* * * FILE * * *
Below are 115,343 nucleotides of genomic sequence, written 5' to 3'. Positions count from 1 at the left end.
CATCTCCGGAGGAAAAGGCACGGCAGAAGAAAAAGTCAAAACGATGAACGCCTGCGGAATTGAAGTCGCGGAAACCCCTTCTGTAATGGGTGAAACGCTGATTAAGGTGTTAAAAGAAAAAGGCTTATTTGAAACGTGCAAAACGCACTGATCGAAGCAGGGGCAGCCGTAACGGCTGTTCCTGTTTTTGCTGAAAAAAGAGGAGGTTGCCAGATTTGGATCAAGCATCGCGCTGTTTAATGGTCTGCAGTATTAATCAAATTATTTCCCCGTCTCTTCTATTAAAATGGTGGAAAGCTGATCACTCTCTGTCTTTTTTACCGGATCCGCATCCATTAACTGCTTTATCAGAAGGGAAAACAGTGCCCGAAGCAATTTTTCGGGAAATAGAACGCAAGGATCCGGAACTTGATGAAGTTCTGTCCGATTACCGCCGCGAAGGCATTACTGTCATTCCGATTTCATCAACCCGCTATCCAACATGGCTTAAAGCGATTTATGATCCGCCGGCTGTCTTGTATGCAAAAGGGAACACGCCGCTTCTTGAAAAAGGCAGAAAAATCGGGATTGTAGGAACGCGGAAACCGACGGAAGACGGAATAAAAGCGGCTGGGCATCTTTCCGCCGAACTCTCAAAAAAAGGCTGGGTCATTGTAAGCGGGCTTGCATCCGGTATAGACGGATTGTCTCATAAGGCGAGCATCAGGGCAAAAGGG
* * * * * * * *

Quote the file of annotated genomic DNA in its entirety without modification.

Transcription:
Below are 115,343 nucleotides of genomic sequence, written 5' to 3'. Positions count from 1 at the left end.
CATCTCCGGAGGAAAAGGCACGGCAGAAGAAAAAGTCAAAACGATGAACGCCTGCGGAATTGAAGTCGCGGAAACCCCTTCTGTAATGGGTGAAACGCTGATTAAGGTGTTAAAAGAAAAAGGCTTATTTGAAACGTGCAAAACGCACTGATCGAAGCAGGGGCAGCCGTAACGGCTGTTCCTGTTTTTGCTGAAAAAAGAGGAGGTTGCCAGATTTGGATCAAGCATCGCGCTGTTTAATGGTCTGCAGTATTAATCAAATTATTTCCCCGTCTCTTCTATTAAAATGGTGGAAAGCTGATCACTCTCTGTCTTTTTTACCGGATCCGCATCCATTAACTGCTTTATCAGAAGGGAAAACAGTGCCCGAAGCAATTTTTCGGGAAATAGAACGCAAGGATCCGGAACTTGATGAAGTTCTGTCCGATTACCGCCGCGAAGGCATTACTGTCATTCCGATTTCATCAACCCGCTATCCAACATGGCTTAAAGCGATTTATGATCCGCCGGCTGTCTTGTATGCAAAAGGGAACACGCCGCTTCTTGAAAAAGGCAGAAAAATCGGGATTGTAGGAACGCGGAAACCGACGGAAGACGGAATAAAAGCGGCTGGGCATCTTTCCGCCGAACTCTCAAAAAAAGGCTGGGTCATTGTAAGCGGGCTTGCATCCGGTATAGACGGATTGTCTCATAAGGCGAGCATCAGGGCAAAAGGG